"Griffith Pioneer Park Museum's Action Day is one of the biggest events on the calendar and the expanding arts program will make it bigger and better," said Curator Jason Richardson.

Four artists will be employed to run all-ages workshops in media including photography, sculpture and print-making.

Griffith-based photographer Garry Bazzacco will run two workshops. The first will be introductory in nature, while the second will focus on camera functions.

Griffith-based artist Melanie Baulch will work with Richard Green to engage visitors in sand sculptures to represent and discuss local flora and fauna.

Wagga Wagga-based artist Christina Reid is a practicing print-maker and has experience teaching at Wagga Wagga TAFE, as well as having delivered a series of print workshops at Leeton's Parkview Primary School in 2016.

Ms Reid's workshop is designed to introduce the public to the variety of ways a print can be achieved. While exploring the possibilities of the material and equipment, the general public will gain an understanding some of the traditions and learn a bit about the history of print-making in general.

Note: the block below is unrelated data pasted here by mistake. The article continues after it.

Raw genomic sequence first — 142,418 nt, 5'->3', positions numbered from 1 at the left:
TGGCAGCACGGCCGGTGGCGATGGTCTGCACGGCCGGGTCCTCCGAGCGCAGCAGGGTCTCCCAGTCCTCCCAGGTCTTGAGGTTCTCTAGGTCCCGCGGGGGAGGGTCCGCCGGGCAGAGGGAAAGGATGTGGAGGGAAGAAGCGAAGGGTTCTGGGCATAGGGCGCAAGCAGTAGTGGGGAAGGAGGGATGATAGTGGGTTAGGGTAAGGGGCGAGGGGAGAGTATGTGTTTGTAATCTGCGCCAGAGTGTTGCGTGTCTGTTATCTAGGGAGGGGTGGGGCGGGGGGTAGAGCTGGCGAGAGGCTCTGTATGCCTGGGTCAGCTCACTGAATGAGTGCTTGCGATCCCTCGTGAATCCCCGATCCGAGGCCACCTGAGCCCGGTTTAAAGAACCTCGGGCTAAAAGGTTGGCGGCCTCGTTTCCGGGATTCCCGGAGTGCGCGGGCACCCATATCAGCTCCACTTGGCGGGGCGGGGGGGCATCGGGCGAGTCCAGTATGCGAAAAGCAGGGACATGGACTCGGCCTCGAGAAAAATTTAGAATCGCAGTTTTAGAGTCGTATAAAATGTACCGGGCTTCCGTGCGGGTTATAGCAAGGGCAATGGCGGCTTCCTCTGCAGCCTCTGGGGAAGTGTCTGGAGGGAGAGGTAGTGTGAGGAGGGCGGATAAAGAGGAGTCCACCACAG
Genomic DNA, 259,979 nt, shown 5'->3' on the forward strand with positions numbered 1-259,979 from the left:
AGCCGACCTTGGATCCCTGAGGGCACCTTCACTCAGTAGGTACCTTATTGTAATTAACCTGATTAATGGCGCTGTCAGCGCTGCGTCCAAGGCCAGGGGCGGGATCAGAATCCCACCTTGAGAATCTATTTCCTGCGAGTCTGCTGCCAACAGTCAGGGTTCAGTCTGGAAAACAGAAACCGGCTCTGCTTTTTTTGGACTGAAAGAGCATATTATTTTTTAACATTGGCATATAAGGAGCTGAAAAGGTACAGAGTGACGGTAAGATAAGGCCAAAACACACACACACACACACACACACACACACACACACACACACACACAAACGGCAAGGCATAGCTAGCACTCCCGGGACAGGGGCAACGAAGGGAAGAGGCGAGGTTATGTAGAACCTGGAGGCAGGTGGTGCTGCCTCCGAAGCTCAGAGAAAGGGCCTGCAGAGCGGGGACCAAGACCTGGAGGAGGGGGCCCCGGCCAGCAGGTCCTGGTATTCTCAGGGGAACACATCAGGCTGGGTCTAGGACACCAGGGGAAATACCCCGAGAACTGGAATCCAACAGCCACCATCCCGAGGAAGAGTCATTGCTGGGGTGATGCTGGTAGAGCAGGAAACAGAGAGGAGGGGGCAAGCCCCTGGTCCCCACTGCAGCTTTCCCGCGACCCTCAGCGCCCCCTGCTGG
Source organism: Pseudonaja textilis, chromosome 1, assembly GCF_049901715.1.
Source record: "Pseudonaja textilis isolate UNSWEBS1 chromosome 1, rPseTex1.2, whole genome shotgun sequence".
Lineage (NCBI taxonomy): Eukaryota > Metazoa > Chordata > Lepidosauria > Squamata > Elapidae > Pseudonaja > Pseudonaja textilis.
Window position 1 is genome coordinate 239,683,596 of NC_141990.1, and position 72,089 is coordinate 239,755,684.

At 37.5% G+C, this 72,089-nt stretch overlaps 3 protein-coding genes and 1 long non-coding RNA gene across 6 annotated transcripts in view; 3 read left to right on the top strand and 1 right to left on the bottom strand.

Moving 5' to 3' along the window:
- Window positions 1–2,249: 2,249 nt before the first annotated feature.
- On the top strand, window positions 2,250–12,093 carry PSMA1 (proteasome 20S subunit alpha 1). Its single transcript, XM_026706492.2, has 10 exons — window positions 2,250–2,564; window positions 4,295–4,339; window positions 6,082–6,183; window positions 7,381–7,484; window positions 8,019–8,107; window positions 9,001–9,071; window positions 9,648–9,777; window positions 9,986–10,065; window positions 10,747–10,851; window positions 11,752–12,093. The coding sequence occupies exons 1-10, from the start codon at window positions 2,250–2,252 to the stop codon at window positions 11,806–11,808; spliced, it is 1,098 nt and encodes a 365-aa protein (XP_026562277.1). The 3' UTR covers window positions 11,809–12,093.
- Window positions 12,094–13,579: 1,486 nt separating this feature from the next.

"Pioneer Park Museum has hosted many community-based arts groups and activities in previous decades and we're looking forward to giving our patrons an opportunity to explore their creativity," said Mr Richardson.

The 'Action Day' workshops are supported by Arts NSW's Country Arts Support Program, a devolved funding program administered by Regional Arts NSW and Western Riverina Arts on behalf of the NSW Government.

Action Day at Pioneer Park Museum is one of many great events taking place during Griffith's annual Griffith Easter Party 2017.

Disappointing sandwich

Another of my so-called remarkable sandwiches.

Shibuya sticker art